“We look forward to supporting and partnering wherever we can toward the future of women’s basketball here in the country,” he said. “We’re certainly thrilled to welcome NCAA Division I basketball here to Baha Mar, and we’re pleased that we could do our part at this tragic time. It’s important to continue creating awareness for The Bahamas in the wake of Hurricane Dorian. It’s important for us to let the travel community out there know that we are open for business. These kind of events help to create that awareness.

“These events generate room nights and they generate a tremendous amount of business to the economy here in The Bahamas. We’re doing our part in contributing to the economy and that’s helping in the recovery efforts. We’ll continue creating events to do that – to stimulate the economy here in The Bahamas. There will be more opportunities for teams that want to travel here to The Bahamas because of the proximity of The Bahamas to South Florida. This is a perfect location with the perfect setting, perfect hospitality and culture to produce more and more sports tourism events here in The Bahamas and we want to continue to do out part. We’re thrilled to be a part of it.”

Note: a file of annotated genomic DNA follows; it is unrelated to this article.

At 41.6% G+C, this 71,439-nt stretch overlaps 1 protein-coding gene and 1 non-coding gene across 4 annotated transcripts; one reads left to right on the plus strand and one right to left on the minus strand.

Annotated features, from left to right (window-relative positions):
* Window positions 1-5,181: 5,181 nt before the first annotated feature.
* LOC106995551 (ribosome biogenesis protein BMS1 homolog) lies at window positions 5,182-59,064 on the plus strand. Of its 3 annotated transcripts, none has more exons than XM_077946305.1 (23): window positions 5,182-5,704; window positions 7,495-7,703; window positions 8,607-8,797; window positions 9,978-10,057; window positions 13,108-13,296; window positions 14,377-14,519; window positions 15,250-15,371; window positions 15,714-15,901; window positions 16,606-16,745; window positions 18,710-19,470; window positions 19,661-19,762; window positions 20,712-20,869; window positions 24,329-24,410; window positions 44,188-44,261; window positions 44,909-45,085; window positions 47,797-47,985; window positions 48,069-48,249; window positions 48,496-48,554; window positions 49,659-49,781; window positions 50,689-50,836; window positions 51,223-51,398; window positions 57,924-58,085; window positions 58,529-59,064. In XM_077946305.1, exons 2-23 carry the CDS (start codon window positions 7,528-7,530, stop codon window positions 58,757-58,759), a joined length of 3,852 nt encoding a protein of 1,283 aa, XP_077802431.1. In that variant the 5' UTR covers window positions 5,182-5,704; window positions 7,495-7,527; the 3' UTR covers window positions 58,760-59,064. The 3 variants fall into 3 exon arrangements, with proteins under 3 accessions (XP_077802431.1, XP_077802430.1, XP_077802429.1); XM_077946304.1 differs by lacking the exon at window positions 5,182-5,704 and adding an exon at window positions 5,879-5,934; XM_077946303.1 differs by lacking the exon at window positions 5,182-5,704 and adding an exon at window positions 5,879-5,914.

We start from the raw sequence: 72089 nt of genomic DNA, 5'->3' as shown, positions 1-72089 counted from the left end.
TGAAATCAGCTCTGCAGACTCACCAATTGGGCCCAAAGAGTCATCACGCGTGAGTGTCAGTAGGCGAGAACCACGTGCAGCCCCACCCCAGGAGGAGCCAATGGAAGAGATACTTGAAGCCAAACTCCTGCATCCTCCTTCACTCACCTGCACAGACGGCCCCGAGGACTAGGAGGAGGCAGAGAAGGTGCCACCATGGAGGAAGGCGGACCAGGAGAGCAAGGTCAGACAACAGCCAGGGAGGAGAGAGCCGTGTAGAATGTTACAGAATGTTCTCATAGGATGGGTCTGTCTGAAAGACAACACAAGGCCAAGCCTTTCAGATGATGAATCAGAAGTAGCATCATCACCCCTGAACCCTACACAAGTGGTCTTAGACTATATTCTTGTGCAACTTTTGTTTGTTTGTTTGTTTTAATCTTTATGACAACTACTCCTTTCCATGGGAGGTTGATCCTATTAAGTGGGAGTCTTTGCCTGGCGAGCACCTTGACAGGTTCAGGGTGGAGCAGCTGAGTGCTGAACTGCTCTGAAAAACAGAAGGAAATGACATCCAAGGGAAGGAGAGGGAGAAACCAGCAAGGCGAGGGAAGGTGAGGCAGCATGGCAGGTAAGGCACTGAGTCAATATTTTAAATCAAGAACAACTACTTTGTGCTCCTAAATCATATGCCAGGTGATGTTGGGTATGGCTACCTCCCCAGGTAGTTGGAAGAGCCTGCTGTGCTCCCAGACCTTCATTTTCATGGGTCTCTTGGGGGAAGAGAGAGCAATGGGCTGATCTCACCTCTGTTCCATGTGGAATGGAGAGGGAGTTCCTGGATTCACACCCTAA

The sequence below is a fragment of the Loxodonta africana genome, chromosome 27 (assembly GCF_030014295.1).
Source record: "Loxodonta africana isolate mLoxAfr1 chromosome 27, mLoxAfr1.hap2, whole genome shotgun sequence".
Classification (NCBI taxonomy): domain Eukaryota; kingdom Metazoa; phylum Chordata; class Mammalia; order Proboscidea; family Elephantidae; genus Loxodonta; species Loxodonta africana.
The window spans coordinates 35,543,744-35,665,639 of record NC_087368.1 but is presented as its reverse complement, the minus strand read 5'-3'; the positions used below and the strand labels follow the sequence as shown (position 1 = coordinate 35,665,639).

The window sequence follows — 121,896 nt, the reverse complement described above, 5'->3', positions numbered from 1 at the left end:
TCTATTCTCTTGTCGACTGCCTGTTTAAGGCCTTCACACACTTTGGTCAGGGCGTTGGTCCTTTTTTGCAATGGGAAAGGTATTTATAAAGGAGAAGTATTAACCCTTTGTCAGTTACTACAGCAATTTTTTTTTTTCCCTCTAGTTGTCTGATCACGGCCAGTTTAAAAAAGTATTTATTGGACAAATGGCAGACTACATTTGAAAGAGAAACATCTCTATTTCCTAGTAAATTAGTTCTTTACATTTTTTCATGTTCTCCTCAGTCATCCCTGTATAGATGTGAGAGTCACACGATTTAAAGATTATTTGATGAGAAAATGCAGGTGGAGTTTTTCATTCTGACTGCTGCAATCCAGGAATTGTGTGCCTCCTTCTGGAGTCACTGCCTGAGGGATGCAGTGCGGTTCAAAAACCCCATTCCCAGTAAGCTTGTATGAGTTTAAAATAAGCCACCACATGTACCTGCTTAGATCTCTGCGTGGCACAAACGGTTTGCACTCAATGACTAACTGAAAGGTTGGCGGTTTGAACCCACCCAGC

The initial venue for the event, the Kendal G.L. Isaacs National Gymnasium, is currently in use as a refugee shelter for victims of Hurricane Dorian. With Baha Mar now on board, it is anticipated that the Bahamas Hoopfest Women’s Basketball Classic could be an annual event. Arkansas alone is expected to bring down a delegation of about 100 persons including the team and team personnel, flying direct on a private charter. They will be bringing in hurricane relief supplies as well.

Bahamas Basketball Federation (BBF) Secretary General Jurelle Mullings and Ministry of Tourism Deputy Director General Tommy Thompson offered their sentiments as well.

“On behalf of the federation, we are very pleased to be here and support the 1st Bahamas Hoopfest,” said Mullings. “I’m happy to see initiatives such as these taking off and the BBF is here to support these events in any capacity that we can. One of our objectives is to really develop a strong national program and initiatives such as these – being able to see the final product at the highest level – is what we want our young ladies to aspire to.”

Mullings, the national overseer of women’s basketball in the country, runs a girls basketball camp each summer and said something like this could only inspire the young ladies to stick with the game of basketball and have productive careers.